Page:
Big Picture on Personal Guaranties and Bankruptcy Laws

Last Updated on Monday, 9 September 2013 11:28 Written by Chris Griswold Monday, 9 September 2013 11:28

At some point along the way, we’ve all signed personal guaranties and, likewise, we have also asked others to sign them for us.  Why?  It’s time to clear the air on what is accomplished when a personal guaranty is secured in a business transaction (whether it’s a loan, a lease or some other form of contract) and, conversely, how bankruptcy laws enter into the picture with their own set of mandates.  This is good stuff for everyone to know… (don’t forget to click on my Facebook or YouTube links below to also see my short video on this material).

Big Picture on Personal Guaranties and Bankruptcy Laws

Personal guaranties ensure that, regardless of whether the person with whom we’re dealing uses an incorporated entity (e.g., a corporation or an LLC) to conduct their business with us, we can always go find that person (referred to as a “natural person” under the eyes of the law) to collect our money.  In other words, if the natural person later on: a) defaults on their contractual obligations, b) dissolves their incorporated entity, and c) then goes down the street, and resumes their business operations under the name of a newly formed, incorporated entity, we can always go find the natural person and collect the debt.

Against this backdrop are the bankruptcy laws which, among other things, declare that any payments received by a creditor from a debtor within ninety (90) days of such debtor personally filing a petition for bankruptcy are avoidable by other creditors (if other creditors later complain and challenge such payments made to you).  What this means is that if the debtor works out a payment arrangement (or a settlement arrangement) with you and starts making payments, then, if within ninety (90) days later they personally file a petition for bankruptcy, then the payments made to you during the ninety (90) day period are avoidable if other creditors complain.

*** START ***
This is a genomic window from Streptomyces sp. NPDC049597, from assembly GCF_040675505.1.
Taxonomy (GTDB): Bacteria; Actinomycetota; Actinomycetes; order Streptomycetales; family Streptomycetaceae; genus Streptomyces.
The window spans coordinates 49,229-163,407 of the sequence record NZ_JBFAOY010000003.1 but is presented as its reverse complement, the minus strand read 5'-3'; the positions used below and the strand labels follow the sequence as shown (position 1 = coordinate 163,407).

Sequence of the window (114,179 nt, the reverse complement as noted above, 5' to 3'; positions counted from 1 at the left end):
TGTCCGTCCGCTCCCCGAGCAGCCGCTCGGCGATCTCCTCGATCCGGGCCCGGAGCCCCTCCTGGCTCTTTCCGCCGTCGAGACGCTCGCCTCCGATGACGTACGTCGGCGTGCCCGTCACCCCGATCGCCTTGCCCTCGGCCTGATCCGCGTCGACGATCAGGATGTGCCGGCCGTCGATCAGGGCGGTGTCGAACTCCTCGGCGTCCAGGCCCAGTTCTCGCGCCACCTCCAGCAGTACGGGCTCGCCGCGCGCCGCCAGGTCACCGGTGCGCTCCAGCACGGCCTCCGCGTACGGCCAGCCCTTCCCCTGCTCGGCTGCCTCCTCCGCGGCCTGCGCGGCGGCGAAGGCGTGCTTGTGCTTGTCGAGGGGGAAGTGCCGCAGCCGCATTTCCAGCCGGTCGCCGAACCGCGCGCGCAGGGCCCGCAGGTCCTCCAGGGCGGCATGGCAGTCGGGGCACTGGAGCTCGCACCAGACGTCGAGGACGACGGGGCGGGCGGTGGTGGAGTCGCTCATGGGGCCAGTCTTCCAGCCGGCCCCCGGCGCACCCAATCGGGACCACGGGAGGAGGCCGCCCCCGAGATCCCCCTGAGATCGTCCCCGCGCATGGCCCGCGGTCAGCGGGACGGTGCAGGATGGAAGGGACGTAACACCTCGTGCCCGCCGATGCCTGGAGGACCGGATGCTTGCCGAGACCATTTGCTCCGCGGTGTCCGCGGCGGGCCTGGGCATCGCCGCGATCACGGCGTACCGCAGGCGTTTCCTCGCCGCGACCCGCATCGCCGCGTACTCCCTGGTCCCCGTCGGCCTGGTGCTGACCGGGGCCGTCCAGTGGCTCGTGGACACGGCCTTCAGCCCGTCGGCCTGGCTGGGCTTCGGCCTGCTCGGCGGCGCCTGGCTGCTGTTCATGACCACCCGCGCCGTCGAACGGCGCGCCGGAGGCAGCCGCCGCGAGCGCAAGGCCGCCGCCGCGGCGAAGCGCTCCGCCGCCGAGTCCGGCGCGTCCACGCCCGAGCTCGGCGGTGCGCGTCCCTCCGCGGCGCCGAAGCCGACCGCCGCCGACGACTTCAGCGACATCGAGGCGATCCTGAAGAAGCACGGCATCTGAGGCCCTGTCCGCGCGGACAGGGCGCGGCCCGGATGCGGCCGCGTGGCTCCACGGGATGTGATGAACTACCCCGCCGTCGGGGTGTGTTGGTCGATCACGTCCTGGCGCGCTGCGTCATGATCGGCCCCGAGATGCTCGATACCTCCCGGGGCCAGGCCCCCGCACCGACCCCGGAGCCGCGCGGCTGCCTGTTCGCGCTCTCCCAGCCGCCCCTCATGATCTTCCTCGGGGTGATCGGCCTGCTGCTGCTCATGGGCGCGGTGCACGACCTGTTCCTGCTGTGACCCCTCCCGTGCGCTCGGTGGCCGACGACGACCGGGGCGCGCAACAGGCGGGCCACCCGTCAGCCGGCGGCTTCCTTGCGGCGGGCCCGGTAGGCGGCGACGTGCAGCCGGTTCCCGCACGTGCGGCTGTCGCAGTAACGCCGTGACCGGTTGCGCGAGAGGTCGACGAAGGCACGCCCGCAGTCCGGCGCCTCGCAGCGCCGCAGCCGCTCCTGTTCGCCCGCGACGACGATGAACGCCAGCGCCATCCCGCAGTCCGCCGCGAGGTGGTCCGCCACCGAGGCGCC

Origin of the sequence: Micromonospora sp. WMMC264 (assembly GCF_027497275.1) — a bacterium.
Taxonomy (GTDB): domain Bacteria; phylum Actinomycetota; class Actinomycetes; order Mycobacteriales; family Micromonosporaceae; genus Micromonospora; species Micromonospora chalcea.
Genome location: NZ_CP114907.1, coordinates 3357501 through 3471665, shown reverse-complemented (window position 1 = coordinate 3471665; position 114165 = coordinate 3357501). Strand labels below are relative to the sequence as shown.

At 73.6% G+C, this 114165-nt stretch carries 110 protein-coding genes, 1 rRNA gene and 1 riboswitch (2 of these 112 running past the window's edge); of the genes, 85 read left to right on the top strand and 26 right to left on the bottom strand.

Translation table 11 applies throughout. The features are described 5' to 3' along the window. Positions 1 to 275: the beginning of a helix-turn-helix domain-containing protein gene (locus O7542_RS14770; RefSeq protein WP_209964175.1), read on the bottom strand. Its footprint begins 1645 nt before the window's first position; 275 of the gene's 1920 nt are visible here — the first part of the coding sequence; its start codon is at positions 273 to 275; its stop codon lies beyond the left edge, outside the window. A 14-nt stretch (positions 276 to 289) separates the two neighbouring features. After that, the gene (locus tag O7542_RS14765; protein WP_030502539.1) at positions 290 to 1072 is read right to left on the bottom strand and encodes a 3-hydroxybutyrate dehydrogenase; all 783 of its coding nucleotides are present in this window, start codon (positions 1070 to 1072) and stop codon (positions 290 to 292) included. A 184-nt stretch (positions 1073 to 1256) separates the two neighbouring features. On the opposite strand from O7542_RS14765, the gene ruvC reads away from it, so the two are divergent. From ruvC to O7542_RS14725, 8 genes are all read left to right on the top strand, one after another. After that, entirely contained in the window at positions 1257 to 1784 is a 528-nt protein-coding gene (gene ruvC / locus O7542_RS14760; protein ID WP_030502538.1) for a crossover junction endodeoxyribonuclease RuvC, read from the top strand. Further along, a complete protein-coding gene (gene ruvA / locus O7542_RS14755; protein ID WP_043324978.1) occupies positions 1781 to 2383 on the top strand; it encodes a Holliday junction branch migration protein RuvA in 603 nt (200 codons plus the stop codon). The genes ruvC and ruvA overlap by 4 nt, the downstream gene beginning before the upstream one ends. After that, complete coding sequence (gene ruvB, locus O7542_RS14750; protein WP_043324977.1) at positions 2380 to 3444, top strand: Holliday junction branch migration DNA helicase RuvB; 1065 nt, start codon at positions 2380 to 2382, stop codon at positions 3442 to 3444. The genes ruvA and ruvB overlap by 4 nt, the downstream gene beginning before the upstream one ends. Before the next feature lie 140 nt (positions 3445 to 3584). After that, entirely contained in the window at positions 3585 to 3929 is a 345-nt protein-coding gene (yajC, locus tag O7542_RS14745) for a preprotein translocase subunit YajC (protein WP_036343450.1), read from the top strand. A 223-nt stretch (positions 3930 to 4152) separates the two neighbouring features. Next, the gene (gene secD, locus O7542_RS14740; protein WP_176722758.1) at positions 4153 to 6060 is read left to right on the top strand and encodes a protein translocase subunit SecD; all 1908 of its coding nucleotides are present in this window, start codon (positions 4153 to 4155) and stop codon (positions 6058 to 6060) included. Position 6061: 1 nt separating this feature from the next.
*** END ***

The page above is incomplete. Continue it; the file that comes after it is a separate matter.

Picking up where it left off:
Accordingly, if you’ve got a personal guaranty and go get cash from the debtor, that’s great….  However, keep your “eyes open” as to whether your debtor later files (or may likely file) bankruptcy within 90 days of your receiving the money.  In certain situations, you may be better off to avoid all trouble by taking a lump sum settlement early on before the debtor’s financial picture further deteriorates and decides to personally file for bankruptcy.

What My Clients Are Saying

 “Chris is a crucial extension of my company for any and all legal aspects of my business.  He always keeps my best interests in mind when preparing and executing legal and business documents.  By having an honest attorney with great integrity like Chris, I can better focus on my company’s business operations and take comfort in knowing that he’s able to handle any legal situation.”
Brant Seaton / Owner / Red Rock Foods, LLC / Haltom City, Texas

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